Thursday, March 08, 2012

Gasoline Prices are a Policy Choice

The U.S. average price of gasoline has zoomed up 18 percent during the first two months of 2012. A rise that rapid is not caused by an increase in the demand for use. The increase is caused by speculators buying gasoline contracts. They expect higher prices because of possible oil disruptions in the Middle East, especially if there is a conflict with Iran.

Companies that use much gasoline have been able to hedge the prices of future purchases by buying futures contracts. Another way to hedge is with the U.S. Commodity Gasoline Fund, an exchange traded fund (ETF) with the trading name UGA. One buys shares of the fund just as one would buy shares of stock. If one expects the price of gasoline to fall, one can obtain a futures contract to sell gasoline, or else sell-short UGA.

The price of gasoline is a function of the price of oil, so one can go to the source of the price rise and buy shares of USO, the United States Oil Fund, also an ETF. Conversely or inversely, there are short ETFs such as DNO that have sell positions in energy contracts for those expecting a fall, or energy sellers that seek to hedge the current high price of oil to lock in the current prices.

Speculators can go long or short, long meaning owning contracts to buy, or equivalent ETFs, and short meaning contracts to sell, and short ETFs. Even if the rapid rise in oil prices is due to expectations rather than actual production costs and demand for current use, speculative prices can persist for many months. Hence even if one is confident that the prices will fall as fears ease, timing the market is an uncertain art.

The price of gasoline has become a big campaign issue. There are silly accusations that the recent restrictions on drilling in the Gulf of Mexico and delaying the construction of an oil pipeline from Canada have contributed to the oil price increase. The restriction of production and delivery are long-run issues unrelated to the current price rise. In fact, recent oil discoveries have resulting in substantial increases in US oil production.

What governments could do today to reduce the price of oil and gasoline would be to sell futures contracts in gasoline and oil. Most speculators who hold sell contracts do not have the actual commodity, and they sell the contracts before they expire for delivery. But the US government owns a huge pool of oil in its strategic reserve that would make US sales a hedging operation rather than a pure speculation.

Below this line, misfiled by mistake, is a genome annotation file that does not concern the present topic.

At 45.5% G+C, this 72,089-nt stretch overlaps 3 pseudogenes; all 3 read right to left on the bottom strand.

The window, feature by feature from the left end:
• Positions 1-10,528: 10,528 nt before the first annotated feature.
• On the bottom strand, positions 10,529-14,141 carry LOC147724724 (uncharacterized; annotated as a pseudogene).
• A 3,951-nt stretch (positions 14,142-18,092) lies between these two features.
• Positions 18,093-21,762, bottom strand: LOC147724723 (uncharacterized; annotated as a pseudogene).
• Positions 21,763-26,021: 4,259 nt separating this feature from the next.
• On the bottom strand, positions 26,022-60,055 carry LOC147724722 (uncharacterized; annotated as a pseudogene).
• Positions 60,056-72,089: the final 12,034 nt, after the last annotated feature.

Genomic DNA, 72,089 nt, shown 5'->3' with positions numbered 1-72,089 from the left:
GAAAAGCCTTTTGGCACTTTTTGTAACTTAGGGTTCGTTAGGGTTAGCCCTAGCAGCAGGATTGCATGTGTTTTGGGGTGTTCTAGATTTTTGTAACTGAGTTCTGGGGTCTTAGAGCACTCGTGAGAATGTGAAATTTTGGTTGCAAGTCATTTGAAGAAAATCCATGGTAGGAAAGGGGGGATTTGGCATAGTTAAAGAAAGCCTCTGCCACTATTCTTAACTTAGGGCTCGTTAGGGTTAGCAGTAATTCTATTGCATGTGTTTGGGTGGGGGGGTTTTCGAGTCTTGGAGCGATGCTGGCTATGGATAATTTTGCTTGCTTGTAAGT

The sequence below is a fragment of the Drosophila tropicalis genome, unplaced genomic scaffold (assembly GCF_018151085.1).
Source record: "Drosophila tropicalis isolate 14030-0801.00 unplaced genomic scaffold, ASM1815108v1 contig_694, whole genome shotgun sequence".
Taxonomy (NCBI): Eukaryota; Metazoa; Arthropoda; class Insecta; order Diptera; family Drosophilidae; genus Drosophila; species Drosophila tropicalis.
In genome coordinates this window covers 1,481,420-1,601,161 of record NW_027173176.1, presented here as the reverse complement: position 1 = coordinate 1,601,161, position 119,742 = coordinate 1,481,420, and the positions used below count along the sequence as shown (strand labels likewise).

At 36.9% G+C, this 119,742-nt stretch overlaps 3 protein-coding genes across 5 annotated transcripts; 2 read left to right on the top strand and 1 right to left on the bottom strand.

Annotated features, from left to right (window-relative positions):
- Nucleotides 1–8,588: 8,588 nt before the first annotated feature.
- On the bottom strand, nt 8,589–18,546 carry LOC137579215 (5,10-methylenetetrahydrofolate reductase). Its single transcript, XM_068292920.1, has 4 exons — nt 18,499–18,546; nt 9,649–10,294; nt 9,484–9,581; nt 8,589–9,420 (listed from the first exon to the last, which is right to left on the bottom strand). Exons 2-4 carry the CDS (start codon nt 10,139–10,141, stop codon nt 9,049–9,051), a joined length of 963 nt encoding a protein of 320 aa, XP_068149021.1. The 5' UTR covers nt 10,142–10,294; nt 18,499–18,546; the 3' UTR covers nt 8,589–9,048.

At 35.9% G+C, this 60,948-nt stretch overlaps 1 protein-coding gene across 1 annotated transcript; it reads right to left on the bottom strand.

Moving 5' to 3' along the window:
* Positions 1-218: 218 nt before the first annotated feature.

Suppose the price of oil keeps rising despite U.S. government’s selling. If the price rises to $150 per barrel, the US government would be able to sell its reserve oil for $150 and liquidate its contracts, so it would be even. But if the price of oil falls, the US government would have a large profit from having shorted the market.

I’m not proposing or recommending that the US government sell oil futures contracts, just pointing out that if they wanted to, Congress and the President could bring down the price of oil and gasoline. Some critics have said that the federal government chiefs welcome a high price of gasoline in order to make “green” alternatives more profitable compared to fossil fuels. Whatever the motive, the high price of gasoline is a policy choice. There is no free market in oil, as the quantity of oil is manipulated by OPEC and influenced by government policies.

In the long run, demand for oil in the USA will fall as cheap natural gas replaces much of the oil consumption, and electric cars and fuel cells become more common. But for the present day, the high prices of oil and gasoline act as a tax to stifle the recovery. When folks spend more on gasoline, that leaves less money for other goods, and the reduction in demand results in less supply, less production, less employment.

If I were the president, I would sell futures contracts in gasoline. The price would swiftly fall, and the president would be a big hero. But this popularity could vanish as other issues become more prominent, so the most effective timing would be, say, two months before the November election. So don’t expect the government to act to reduce the price of gasoline any time soon.


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